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The wealth of an individual is his total stock of tangible or intangible possessions which have a market value. This implies that they must be capable of being exchanged for money or other goods, i.e. the ownership in them must be capable of being transferred. It also implies that we not only include physical possessions, such as a house, stocks and shares, bank accounts, etc., but also his business and professional connections, together with the value of particular skills which he may possess. These latter forms ofwealth have a market value in the sense that they can be exchanged in the relevant market. If it is desired to distinguish between the tangible and intangible types of wealth, the terms human wealth and non-human wealth are often used. A basic property of wealth is that it is a means of generating income, i.e. income is often regarded as the return on wealth. It follows that the value of a stock of wealth is given by the present value of the flow of income it generates.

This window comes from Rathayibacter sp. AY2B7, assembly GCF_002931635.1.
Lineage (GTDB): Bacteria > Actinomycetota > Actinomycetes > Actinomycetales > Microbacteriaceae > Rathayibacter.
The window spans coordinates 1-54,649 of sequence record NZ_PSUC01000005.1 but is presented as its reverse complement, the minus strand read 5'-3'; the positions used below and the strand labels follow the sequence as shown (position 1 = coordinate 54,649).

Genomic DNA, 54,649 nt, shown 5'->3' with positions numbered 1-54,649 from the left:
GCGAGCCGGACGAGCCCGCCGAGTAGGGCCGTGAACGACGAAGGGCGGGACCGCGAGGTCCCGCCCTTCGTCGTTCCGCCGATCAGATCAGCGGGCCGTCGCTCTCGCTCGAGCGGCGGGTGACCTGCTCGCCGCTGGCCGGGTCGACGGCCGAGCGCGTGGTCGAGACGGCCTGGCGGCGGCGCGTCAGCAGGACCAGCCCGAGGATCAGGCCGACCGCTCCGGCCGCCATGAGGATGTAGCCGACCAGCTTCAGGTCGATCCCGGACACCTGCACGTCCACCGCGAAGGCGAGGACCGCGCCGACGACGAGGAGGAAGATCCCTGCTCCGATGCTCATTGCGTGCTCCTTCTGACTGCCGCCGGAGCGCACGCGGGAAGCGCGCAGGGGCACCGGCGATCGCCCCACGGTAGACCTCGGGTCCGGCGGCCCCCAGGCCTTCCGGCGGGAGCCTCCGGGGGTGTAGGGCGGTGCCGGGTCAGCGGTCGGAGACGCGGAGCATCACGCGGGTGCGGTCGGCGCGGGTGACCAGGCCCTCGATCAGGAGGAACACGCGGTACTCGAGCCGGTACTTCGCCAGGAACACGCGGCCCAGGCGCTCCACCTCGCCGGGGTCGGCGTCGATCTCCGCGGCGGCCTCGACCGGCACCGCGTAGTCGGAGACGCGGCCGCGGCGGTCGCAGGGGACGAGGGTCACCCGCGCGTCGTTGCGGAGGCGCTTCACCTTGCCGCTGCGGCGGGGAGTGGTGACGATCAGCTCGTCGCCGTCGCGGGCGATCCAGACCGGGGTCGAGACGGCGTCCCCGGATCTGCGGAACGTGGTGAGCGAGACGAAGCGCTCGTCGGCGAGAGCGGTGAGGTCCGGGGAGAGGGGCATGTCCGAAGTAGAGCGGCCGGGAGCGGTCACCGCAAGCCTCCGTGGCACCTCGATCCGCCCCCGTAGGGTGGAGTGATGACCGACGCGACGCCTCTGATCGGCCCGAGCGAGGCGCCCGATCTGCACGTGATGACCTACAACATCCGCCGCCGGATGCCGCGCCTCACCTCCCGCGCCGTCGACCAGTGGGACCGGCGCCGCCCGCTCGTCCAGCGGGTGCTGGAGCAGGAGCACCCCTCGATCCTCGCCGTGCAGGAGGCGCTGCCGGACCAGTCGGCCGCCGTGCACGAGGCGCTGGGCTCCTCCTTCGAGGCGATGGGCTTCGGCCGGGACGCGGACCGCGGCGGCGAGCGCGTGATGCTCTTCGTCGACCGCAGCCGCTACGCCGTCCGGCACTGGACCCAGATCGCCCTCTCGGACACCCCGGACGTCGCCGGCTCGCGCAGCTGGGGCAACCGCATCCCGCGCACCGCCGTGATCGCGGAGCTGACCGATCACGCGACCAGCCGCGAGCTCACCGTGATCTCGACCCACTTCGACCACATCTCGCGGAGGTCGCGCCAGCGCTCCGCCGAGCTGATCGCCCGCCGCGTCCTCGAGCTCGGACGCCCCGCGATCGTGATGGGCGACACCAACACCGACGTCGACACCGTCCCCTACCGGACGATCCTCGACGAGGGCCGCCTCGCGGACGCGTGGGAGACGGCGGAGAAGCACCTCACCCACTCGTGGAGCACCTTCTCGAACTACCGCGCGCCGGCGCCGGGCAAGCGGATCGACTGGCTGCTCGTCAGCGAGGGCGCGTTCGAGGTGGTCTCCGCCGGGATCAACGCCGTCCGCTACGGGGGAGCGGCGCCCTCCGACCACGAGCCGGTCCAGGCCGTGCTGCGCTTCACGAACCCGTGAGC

Reference: The Penguin Dictionary of Economics, 3rd edt.